My Tribe

My Tribe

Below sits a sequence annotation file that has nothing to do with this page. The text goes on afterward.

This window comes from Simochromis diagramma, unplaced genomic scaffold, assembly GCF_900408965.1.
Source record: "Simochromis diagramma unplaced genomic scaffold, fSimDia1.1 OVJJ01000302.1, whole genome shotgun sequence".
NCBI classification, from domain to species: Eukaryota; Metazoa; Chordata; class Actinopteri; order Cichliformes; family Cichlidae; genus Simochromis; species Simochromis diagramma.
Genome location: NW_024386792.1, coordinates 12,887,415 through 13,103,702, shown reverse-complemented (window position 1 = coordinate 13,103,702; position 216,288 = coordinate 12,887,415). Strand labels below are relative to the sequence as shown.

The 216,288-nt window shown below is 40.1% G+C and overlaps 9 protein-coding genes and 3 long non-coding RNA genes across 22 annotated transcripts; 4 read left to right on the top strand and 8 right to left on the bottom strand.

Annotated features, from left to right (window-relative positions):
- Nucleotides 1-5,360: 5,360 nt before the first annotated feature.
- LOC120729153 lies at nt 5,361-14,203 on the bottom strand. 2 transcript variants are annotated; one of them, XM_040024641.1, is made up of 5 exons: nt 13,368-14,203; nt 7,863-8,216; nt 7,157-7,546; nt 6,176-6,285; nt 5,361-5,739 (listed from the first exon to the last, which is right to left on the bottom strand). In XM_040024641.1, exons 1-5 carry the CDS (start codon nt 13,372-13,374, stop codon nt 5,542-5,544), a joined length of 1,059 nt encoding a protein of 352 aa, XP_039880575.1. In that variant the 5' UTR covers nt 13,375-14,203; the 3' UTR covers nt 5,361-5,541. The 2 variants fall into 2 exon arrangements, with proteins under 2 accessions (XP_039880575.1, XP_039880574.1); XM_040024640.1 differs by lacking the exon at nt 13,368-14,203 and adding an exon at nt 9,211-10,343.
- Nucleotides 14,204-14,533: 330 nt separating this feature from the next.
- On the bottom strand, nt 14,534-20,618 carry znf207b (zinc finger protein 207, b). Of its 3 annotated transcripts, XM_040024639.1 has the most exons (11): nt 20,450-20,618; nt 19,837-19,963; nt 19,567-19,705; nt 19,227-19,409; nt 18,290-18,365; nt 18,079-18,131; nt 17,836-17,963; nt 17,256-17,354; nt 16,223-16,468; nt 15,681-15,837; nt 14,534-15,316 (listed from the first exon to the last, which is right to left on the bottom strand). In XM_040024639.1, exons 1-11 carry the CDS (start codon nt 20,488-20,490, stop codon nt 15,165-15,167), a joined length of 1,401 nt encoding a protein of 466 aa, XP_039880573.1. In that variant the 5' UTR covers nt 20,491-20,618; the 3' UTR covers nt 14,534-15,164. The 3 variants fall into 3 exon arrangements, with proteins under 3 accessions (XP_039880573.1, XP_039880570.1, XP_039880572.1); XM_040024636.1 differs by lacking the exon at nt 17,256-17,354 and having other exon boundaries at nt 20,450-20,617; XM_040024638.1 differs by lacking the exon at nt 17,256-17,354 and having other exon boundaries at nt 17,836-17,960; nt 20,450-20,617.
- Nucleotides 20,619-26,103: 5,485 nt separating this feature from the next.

Blessing Offor keeps it real. The gospel singer, songwriter, and musician is joyful in both conversation and music, but he also knows that alongside great joy often comes profound struggle. On My Tribe, the Nashville-based, Nigerian-born artist—who has lived with blindness since the age of 10—shares messages of hope grounded in the realities of making it in the real world, doing so with an unabashedly infectious sound that spans pop, funk, R&B, and old-school gospel. His personal theology mirrors the commitment to balance and nuance found on the LP. As Offor tells Apple Music, “God is not your teddy bear. He doesn't just have to live in these safe church walls that you claim to hold him in, so to speak. He’s out there in the wild, meeting people wherever they are and being there with them, next to him. I think that’s beautiful, and I think that’s something worth saying to people and worth exploring as the untraditional ‘Christian artist’ that I hope to be.” Standouts abound on My Tribe, like the funky, feel-good embrace of chosen family on the title track, which is featured on a Coca-Cola commercial, and the clear-eyed optimism of “Brighter Days.” Another highlight is the deliciously soulful “Rollin’,” which Offor fittingly describes as having “high stank-face potential.” And he ends the LP on a contemplative moment with “Looking for God,” a relatable snapshot of grappling with holding on to faith in the face of tragedy and inequality. Below, Offor shares insight into several key tracks on My Tribe. “Brighter Days” “I’m leery of ever being the pie-in-the-sky cheeseball, you know what I mean? When I wrote ‘Brighter Days,’ I said, ‘If we’re going to give people a chorus this high on the positivity factor, we have to give them verses that are pretty real and honest and in touch with things as they are.’ For me, personally, I hate listening to things that feel like a lie. If someone just walks around telling you, ‘Nothing ever goes wrong, ever,’ you’re going to be like, ‘Ew.’ But if someone says, ‘Hey, stuff’s really, really, really hard. But once in a while, there are these moments of transcendent joy that will let you know everything’s worth it,’ you go, ‘OK, that’s fair.’” “Feel Good” “That song, me and my boy Max Stark, we were in our Bootsy Collins, Parliament-Funkadelic moment. We were also in our Justin Timberlake Trolls moment, that song [‘CAN’T STOP THE FEELING!’]. I was like, ‘How could you Bootsy Collins that song?’ We were like, ‘Let’s write a version of that but one that has this little extra little bit of grit to it.’ Honestly, we finished that, and we were like, ‘How do we get this to Pixar?’ Because there’s a kids movie that needs a giant ball of joy, and that’s what this song is.” “Rollin’” “That is a song that, at the end of it, I just want to repeat again because I think it feels like everything I love about soul music. It’s this song that feels grittier than what it’s actually talking about. For lack of a better word, the ‘stank-face’ potential on it is high. You’re going to listen and you’re going to go, ‘Oh, that feels so good.’ It makes your face scrunch up when the bass player hits the lick and all that kind of stuff. There’s this intangible grit to it, even though it’s saying, ‘Hey, you’re the rock when I’ve been rolling. You’re this comforting piece in my life.’ Again, I feel strongly that if you’re going to say something that’s borderline cheesy, you’ve got to balance it with some things that make your face scrunch up just so it doesn’t give you diabetes.” “What a World (Akwa Uwa) Pt. 1” and “What a World (Akwa Uwa) Pt. 2” “The album was down to the wire, and I was like, ‘I just feel something’s missing. I need to bring something quintessentially Nigerian and personal into this record.’ I said, ‘There’s this song I used to sing when I was a kid and back home and with my uncle that I need to do because that song says a lot about who I am.’ It captures the philosophy of what it is to be from a Third World country, where things are materially very difficult but spiritually and emotionally very rich; where people are hungry, but they’re happy; where they don’t have a lot, but they have everything.” “My Tribe” “I wanted to conceptualize this album coming from all the different corners of the world I’ve had the honor to come from. I wanted to make a record to pull all of those people together and all of those experiences together. I think the commonalities that I found—whether it’s in Africa, Connecticut, LA, New York, Nashville; in country music, pop music, soul music, whatever it is—I’ve found that, really, we’re all just people doing our best and trying to get through it together. ‘My Tribe,’ both as a song and as a record, is my attempt to give credit to all of that, both the people and the experiences, by saying, ‘Listen, I would not be here without that tribe, without those things. You can keep your money. You can keep your gold. I’ll keep the ones who want me and never let me go.’ That’s the record and that’s Blessing Offor in a nutshell.” “Looking for God” “My intention has always been to make a record that my friends who have never been to church can walk into and still love. And not even love, but almost not even know they’re listening to anything different. I wanted to make a record that had a low barrier to entry. Because you don’t have to know a bunch of ‘Christianese’ to listen to this record. It’s just music. It’s good music. So, ‘Looking for God,’ for me, is the distillation, I think, of what anybody who’s honest with themselves has to ask at some point. All these people in the world, going through all these things—surely God is there for them.”

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